A modern approach for epitope prediction: identification of foot-and-mouth disease virus peptides binding bovine leukocyte antigen (BoLA) class I molecules

Mital Pandya, Michael Rasmussen, Andreas Hansen, Morten Nielsen, Søren Buus, William Golde, John Barlow

Research output: Contribution to journalJournal articleResearchpeer-review

Abstract

Major histocompatibility complex (MHC) class I molecules regulate adaptive immune responses through the presentation of antigenic peptides to CD8+ T cells. Polymorphisms in the peptide binding region of class I molecules determine peptide binding affinity and stability during antigen presentation, and different antigen peptide motifs are associated with specific genetic sequences of class I molecules. Understanding bovine leukocyte antigen (BoLA), peptide-MHC class I binding specificities may facilitate development of vaccines or reagents for quantifying the adaptive immune response to intracellular pathogens, such as foot-and-mouth disease virus (FMDV). Six synthetic BoLA class I (BoLA-I) molecules were produced, and the peptide binding motif was generated for five of the six molecules using a combined approach of positional scanning combinatorial peptide libraries (PSCPLs) and neural network-based predictions (NetMHCpan). The updated NetMHCpan server was used to predict BoLA-I binding peptides within the P1 structural polyprotein sequence of FMDV (strain A24 Cruzeiro) for BoLA-1*01901, BoLA-2*00801, BoLA-2*01201, and BoLA-4*02401. Peptide binding affinity and stability were determined for these BoLA-I molecules using the luminescent oxygen channeling immunoassay (LOCI) and scintillation proximity assay (SPA). The functional diversity of known BoLA alleles was predicted using the MHCcluster tool, and functional predictions for peptide motifs were compared to observed data from this and prior studies. The results of these analyses showed that BoLA alleles cluster into three distinct groups with the potential to define “BoLA supertypes.” This streamlined approach identifies potential T cell epitopes from pathogens, such as FMDV, and provides insight into T cell immunity following infection or vaccination.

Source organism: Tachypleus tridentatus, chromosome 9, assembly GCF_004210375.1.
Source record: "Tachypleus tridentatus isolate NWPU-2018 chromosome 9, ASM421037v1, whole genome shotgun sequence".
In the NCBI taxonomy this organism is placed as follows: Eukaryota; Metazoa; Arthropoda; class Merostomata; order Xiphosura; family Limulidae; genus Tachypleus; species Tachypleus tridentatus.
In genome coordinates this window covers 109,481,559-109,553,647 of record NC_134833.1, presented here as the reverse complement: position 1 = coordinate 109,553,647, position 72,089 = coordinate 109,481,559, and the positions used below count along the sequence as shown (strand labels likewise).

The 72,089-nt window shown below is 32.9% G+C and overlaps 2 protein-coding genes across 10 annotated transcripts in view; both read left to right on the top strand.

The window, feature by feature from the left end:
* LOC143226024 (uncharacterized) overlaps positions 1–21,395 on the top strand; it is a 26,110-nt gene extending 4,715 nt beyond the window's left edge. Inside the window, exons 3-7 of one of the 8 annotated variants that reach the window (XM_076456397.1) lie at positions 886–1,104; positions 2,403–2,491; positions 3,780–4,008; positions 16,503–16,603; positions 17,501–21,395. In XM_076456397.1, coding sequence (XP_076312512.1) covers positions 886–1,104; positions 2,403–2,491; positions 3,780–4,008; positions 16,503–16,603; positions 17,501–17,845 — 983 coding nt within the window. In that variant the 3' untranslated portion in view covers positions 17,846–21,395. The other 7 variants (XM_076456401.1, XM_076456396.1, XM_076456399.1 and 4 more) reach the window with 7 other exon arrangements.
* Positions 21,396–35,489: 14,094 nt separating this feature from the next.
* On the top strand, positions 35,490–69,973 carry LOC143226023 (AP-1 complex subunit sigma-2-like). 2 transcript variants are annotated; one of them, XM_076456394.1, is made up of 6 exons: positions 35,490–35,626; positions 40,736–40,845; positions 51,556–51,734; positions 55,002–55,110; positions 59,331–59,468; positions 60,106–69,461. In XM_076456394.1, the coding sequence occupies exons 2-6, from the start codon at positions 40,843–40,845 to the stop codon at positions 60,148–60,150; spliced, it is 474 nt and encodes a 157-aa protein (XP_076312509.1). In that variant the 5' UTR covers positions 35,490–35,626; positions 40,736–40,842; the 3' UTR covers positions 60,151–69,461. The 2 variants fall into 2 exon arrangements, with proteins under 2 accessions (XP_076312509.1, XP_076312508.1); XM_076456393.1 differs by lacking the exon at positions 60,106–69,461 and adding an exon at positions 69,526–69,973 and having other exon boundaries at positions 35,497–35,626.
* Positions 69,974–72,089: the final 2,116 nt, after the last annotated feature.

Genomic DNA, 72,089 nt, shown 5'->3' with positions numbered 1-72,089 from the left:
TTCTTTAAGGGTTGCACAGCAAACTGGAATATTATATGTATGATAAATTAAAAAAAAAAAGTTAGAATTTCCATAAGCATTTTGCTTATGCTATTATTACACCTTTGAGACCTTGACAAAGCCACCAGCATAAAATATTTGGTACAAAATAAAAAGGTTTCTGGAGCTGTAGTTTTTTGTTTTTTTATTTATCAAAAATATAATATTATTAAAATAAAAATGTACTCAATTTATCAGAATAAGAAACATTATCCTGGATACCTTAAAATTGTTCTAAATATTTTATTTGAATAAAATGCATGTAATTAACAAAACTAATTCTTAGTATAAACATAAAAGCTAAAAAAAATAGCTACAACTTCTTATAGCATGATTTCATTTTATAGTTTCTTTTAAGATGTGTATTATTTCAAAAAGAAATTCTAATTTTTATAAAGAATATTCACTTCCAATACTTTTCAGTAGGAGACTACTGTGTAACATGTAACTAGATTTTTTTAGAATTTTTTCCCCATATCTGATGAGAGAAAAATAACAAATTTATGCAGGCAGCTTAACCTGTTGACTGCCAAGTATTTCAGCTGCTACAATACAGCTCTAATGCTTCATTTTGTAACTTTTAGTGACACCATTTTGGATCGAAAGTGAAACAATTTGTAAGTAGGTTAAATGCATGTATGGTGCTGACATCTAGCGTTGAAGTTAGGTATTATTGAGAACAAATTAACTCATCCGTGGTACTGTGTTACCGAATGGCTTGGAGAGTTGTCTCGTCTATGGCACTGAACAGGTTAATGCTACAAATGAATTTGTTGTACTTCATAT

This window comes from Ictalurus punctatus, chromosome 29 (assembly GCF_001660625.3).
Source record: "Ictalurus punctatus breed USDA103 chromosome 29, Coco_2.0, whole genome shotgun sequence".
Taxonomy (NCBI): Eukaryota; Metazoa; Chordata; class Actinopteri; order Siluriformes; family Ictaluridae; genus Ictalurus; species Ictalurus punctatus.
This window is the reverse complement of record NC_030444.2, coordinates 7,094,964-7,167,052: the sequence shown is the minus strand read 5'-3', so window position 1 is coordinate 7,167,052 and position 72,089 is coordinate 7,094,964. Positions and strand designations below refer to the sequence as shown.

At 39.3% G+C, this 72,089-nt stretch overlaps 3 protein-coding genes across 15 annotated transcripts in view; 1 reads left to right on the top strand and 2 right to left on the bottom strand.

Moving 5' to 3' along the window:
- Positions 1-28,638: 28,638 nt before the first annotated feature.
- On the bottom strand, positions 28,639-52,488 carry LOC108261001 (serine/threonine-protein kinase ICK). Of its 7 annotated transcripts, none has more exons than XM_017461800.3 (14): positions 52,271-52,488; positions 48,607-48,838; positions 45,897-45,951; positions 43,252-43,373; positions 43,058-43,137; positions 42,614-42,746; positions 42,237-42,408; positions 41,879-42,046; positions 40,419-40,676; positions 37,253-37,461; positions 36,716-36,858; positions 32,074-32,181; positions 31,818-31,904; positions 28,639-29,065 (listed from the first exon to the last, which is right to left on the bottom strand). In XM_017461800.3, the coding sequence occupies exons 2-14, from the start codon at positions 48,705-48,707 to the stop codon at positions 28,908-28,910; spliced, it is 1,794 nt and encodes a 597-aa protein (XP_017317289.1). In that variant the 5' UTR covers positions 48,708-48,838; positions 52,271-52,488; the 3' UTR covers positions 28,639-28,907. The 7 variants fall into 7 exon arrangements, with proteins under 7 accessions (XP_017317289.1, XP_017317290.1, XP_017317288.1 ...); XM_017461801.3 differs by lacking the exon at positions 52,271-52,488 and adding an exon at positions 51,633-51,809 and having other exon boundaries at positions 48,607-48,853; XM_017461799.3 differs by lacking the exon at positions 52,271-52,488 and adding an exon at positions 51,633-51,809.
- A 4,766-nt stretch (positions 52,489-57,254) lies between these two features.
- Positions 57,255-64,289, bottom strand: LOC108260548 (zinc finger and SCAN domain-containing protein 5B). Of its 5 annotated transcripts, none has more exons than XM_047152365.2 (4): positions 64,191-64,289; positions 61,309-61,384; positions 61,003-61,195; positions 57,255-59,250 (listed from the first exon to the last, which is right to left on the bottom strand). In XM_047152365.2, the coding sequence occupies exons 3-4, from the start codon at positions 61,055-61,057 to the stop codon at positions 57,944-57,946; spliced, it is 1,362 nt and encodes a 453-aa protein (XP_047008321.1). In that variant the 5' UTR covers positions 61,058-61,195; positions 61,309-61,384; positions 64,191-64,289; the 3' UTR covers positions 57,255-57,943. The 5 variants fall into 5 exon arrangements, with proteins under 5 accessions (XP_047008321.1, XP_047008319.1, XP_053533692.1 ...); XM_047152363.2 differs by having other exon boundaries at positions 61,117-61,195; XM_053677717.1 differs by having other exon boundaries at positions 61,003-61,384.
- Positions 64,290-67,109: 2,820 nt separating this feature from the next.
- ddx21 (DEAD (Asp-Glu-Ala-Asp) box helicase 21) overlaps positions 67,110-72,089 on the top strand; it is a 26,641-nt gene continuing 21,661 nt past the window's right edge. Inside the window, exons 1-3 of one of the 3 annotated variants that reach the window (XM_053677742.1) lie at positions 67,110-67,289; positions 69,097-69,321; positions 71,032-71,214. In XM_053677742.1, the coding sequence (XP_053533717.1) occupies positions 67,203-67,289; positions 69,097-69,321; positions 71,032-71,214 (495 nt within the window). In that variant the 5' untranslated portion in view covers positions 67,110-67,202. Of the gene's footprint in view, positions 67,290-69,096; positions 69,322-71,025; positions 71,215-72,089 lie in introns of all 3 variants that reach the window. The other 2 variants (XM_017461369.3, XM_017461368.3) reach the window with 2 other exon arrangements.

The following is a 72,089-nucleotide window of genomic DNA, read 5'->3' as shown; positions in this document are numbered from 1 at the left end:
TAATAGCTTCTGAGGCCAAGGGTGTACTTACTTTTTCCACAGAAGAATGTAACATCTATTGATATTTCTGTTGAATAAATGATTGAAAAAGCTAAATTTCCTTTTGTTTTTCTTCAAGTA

Original languageEnglish
JournalImmunogenetics
Volume67
Issue number11-12
Pages (from-to)691-703
Number of pages13
ISSN0093-7711
DOIs
Publication statusPublished - 2015

Keywords

  • MHC class I
  • Motif
  • Peptide
  • FMDV
  • Epitope
  • Immunoinformatics

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